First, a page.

“From this simplest necessity to the highest religious abstraction, from the wheel to the skyscraper, everything we are and everything we have comes from a single attribute of man – the function of his reasoning mind.”[2]

“And for the benefit of those who consider relevance to one’s own time as of crucial importance, I will add, in regard to our age, that never has there been a time when men have so desperately needed a projection of things as they ought to be.”[3]

Rand stated those words decades ago, and they apply even more so now.  Given that humanity keeps snowballing down a hill in a world where morality, common sense and virtues keep getting swept under the rug, such statements and their ramifications should be pondered at length.

Whether you love the book or you hate it, it will give you much to ponder about, especially if you value Freedom and Individuality in any way shape or form.

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Sources:

[1] Ayn Rand, The Fountainhead, p. 710.
[2] Ibid., p. 711.
[3] Ibid., p. vii.  Written in the Author’s Introduction to the 1968 Edition.

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This article is free and open source. You are encouraged to share this content and have permission to republish this article under a Creative Commons license with attribution to Zy Marquiez and TheBreakaway.wordpress.com.
___________________________________________________________
About The Author:

Zy Marquiez is an avid book reviewer, researcher, an open-minded skeptic, yogi, humanitarian, and freelance writer who studies and mirrors regularly subjects like Consciousness, Education, Creativity, The Individual, Ancient History & Ancient Civilizations, Forbidden Archaeology, Big Pharma, Alternative Health, Space, Geoengineering, Social Engineering, Propaganda, and much more.

His other blog, BreakawayConsciousnessBlog.wordpress.com features mainly his personal work, while TheBreakaway.wordpress.com serves as a media portal which mirrors vital information nigh always ignored by mainstream press, but still highly crucial to our individual understanding of various facets of the world.

The Individual: The Foundation Of Society

Individual2
TheBreakaway | BreakawayConciousness
Zy Marquiez
April 26, 2017

“They [conformists] think society wiser than their soul, and know not that one soul, and their soul, is wiser than the whole world…Society everywhere is in conspiracy against the manhood of every one of its members….Whoso would be a man, must be a nonconformist…. Nothing is at last sacred but the integrity of your own mind.”
— Ralph Waldo Emerson

The collective is often promulgated as the vanguard of society – the gears that keep society moving forward.  Truth be told, nothing could be further from the truth.  This is because any collective, or any group, is nothing without the individual – it doesn’t even exist.  It can’t even exist.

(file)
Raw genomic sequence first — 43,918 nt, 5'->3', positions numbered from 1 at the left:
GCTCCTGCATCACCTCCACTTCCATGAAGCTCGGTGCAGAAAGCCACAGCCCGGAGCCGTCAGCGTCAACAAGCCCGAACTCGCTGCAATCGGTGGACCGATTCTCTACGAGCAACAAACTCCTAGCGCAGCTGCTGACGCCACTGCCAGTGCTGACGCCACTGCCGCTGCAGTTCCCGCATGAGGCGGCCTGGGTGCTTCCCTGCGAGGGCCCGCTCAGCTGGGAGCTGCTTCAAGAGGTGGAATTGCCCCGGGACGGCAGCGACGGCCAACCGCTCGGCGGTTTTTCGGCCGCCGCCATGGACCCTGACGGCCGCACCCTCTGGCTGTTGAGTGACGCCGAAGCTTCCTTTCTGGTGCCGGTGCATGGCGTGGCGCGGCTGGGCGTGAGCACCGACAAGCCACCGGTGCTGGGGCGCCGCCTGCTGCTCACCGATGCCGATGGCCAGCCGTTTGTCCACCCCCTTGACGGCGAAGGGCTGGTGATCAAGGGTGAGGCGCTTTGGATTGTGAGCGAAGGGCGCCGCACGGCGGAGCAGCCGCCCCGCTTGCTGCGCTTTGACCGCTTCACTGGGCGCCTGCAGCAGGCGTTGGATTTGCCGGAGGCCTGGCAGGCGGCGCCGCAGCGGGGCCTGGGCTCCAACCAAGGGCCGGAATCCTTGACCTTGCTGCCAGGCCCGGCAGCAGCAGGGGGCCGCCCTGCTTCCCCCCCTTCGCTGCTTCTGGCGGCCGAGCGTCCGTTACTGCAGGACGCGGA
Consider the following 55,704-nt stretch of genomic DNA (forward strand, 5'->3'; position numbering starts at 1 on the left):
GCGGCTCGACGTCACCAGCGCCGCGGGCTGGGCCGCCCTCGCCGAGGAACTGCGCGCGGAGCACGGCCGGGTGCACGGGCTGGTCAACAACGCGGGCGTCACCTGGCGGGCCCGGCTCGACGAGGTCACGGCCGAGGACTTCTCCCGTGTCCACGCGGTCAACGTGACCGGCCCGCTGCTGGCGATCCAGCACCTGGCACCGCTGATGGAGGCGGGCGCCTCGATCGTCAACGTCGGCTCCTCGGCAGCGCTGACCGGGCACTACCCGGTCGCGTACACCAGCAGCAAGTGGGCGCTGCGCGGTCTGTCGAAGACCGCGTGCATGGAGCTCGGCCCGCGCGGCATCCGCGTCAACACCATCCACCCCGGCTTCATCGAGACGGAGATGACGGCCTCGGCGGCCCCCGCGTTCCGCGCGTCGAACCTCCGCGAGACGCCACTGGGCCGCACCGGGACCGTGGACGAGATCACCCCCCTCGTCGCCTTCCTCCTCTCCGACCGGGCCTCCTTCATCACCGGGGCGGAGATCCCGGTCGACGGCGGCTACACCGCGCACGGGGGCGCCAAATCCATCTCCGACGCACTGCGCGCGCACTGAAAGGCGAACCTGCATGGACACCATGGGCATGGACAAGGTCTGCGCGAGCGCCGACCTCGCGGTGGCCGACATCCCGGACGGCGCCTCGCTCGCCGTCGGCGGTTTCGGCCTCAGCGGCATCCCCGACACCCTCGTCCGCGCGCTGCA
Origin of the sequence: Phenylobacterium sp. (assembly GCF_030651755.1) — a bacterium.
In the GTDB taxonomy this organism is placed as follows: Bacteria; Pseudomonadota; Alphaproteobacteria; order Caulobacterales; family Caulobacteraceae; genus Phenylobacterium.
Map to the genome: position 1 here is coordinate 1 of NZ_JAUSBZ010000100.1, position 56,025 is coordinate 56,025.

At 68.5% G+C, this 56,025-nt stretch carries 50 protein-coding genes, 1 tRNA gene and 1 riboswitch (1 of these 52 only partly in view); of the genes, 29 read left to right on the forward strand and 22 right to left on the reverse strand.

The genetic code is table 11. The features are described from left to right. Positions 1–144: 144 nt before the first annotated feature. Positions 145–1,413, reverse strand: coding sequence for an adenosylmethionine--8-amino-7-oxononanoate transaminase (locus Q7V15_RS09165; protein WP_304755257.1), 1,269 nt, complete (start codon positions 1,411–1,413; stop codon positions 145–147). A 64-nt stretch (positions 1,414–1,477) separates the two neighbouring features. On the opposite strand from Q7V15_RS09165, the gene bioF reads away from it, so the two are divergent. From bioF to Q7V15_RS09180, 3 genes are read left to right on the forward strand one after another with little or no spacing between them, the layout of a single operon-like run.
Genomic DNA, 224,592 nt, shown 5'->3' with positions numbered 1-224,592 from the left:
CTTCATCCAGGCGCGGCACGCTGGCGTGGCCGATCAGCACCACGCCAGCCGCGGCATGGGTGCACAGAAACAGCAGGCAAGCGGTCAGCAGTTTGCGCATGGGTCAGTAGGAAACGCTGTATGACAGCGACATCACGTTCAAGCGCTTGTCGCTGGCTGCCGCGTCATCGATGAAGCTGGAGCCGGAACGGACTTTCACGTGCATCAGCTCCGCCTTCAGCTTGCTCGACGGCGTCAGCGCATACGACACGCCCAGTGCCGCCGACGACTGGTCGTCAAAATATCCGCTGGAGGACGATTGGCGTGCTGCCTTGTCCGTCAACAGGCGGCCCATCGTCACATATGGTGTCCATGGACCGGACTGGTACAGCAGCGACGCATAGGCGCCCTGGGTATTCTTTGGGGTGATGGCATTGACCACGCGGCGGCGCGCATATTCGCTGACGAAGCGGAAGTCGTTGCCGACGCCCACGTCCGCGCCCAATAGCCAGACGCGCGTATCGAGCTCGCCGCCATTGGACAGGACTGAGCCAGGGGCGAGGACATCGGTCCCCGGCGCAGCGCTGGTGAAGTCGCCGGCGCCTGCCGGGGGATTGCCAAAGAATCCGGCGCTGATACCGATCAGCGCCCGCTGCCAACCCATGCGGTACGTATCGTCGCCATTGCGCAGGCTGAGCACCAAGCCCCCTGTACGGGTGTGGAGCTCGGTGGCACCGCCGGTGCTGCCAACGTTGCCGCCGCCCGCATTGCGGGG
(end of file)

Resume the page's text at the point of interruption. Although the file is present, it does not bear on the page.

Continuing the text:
At society’s core, the individual is the main gear that makes the world go round.  Like imagination is the foundation of creativity, the individual is the foundation of society.

It’s crucial to comprehend this concept of Collectivism Vs. Individualism, because it’s not something pondered deeply in society nowadays.  Individuals are often given a bad rap, as if wanting to be your own being is a bad thing.  The term ‘lone wolf’ is often bandied about in negative light regarding individuals.  But individuality is not about living life alone, but about maintaining your identity – your individuality, what makes you distinct from everyone else.

No matter what societal structure, job, or group the individual is in, the individual that maintains their identity will be one step ahead of the curve because they will hold the ability to think like an individual, rather than forgo their mental faculties for the group.  This is vital, because many times the mental faculties of individuals wither within groups, which is rather deleterious.

For instance, we all have heard of group brainstorming, the epitome of collectivism.  Group brainstorming is one form of collectivist structure that seeks creation ‘by the group’ at the expense of the individual.  However, this tool is fraught with issues.

Focusing on why brainstorming often fails, author and psychology researcher Susan Cain explains in her milestone book, Quiet – The Power Of Introverts In A World That Can’t Stop Talking:

“Psychologists usually offer three explanations for the failure of group brainstorming.  The first is social loafing: in a group, some individuals tend to sit back and let others do the work.  The second is production blocking: only one person can talk or produce an idea at once, while the other group members are forced to sit passively.  And the third is evaluation apprehension, meaning the fear of looking stupid in front of one’s peers.”[1][Bold Emphasis added, Italics Emphasis In Original]

How many individuals suffer from such a system?  It’s certainly not optimal, although the illusion of it is always pushed as such.  Furthermore, due to all those reasons, the imagination and creativity individuals could employ otherwise remain stagnant, rarely if ever used except in rare circumstances.